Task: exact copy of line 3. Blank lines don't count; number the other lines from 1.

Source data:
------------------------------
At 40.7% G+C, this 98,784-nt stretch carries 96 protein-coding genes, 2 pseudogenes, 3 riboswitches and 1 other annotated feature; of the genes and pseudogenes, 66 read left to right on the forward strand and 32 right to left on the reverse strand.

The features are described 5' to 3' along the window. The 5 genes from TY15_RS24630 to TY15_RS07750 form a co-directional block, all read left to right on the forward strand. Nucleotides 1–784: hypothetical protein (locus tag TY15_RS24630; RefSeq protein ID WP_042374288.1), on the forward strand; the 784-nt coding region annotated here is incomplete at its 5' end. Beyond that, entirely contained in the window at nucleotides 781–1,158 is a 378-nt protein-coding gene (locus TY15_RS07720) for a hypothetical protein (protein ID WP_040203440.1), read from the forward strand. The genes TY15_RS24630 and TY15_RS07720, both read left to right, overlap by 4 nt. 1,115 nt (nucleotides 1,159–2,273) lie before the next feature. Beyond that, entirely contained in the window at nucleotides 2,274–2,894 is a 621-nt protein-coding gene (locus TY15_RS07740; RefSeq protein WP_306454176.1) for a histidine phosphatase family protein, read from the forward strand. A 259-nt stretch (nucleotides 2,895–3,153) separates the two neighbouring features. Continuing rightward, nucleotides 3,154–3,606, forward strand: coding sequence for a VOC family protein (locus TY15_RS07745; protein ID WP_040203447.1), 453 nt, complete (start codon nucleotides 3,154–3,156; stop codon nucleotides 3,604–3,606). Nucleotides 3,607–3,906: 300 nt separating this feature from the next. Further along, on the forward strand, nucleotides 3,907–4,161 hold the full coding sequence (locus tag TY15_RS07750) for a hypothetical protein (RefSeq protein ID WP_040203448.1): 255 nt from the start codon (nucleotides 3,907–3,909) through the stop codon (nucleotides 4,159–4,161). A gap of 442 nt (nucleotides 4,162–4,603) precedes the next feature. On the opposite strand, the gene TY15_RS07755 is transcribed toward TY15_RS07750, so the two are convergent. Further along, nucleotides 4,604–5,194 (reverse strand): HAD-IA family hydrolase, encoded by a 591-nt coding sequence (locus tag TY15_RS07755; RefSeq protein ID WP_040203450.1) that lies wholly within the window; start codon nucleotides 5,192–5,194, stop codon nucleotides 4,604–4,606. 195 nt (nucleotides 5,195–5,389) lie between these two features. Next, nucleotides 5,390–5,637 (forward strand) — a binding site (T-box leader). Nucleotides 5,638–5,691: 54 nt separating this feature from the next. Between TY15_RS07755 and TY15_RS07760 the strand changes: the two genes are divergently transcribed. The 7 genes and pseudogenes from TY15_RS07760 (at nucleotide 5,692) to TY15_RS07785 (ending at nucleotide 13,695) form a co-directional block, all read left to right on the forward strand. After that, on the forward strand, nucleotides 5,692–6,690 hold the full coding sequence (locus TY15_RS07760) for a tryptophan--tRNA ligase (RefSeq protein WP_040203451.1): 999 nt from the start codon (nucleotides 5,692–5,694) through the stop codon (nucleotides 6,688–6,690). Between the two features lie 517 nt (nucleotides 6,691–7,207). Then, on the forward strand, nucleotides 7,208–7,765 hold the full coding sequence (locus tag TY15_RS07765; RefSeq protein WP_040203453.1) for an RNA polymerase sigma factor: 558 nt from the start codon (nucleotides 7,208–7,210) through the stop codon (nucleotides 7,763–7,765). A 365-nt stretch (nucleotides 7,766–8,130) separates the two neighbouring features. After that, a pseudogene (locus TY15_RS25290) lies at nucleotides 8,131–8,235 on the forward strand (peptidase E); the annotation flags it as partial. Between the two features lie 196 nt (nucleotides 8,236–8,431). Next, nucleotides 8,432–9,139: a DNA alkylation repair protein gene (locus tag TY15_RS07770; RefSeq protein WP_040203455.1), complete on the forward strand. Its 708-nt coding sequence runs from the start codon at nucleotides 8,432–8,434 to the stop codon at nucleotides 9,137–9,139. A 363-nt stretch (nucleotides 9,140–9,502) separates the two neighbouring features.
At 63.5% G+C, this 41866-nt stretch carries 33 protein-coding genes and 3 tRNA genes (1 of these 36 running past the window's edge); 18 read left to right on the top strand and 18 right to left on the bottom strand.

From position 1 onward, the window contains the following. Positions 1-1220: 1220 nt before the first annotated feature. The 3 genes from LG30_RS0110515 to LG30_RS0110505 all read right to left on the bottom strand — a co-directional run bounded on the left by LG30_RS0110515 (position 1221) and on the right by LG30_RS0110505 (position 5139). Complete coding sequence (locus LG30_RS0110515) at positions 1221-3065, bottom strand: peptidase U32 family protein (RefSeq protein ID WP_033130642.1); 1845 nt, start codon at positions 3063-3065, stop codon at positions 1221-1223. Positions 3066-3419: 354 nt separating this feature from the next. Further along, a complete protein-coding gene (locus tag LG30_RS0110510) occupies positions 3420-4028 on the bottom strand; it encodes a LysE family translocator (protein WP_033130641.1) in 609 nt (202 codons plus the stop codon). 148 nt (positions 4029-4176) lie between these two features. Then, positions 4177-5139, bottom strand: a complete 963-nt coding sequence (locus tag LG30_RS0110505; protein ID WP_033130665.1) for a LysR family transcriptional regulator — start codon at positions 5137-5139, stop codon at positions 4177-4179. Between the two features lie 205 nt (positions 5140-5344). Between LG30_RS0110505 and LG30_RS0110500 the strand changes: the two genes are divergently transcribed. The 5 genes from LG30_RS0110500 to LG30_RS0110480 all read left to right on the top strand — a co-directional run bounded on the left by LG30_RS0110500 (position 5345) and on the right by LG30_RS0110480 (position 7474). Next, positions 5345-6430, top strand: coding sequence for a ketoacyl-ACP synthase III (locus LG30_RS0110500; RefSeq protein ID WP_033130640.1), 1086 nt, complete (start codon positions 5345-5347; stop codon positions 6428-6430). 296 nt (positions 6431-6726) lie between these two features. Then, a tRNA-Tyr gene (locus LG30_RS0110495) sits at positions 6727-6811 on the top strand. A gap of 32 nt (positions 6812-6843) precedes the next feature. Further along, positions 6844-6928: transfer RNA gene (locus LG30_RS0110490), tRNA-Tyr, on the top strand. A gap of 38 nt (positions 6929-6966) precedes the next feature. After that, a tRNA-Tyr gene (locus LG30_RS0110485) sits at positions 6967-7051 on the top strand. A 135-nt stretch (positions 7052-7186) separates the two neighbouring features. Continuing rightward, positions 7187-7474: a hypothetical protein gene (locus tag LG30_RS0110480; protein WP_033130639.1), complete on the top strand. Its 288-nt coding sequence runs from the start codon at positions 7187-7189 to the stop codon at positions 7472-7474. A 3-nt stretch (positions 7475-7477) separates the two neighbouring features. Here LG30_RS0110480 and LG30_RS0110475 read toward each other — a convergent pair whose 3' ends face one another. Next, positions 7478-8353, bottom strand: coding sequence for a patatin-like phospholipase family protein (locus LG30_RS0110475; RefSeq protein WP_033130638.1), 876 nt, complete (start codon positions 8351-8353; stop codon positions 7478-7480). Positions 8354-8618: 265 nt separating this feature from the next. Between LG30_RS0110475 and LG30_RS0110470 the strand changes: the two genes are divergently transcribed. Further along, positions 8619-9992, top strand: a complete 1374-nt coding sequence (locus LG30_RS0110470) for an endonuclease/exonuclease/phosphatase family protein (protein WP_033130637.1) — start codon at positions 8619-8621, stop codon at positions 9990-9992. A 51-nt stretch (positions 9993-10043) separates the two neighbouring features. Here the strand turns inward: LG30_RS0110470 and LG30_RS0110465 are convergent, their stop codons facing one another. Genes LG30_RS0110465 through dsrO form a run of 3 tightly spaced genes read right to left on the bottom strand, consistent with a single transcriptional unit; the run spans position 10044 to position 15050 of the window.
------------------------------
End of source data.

At 63.5% G+C, this 41866-nt stretch carries 33 protein-coding genes and 3 tRNA genes (1 of these 36 running past the window's edge); 18 read left to right on the top strand and 18 right to left on the bottom strand.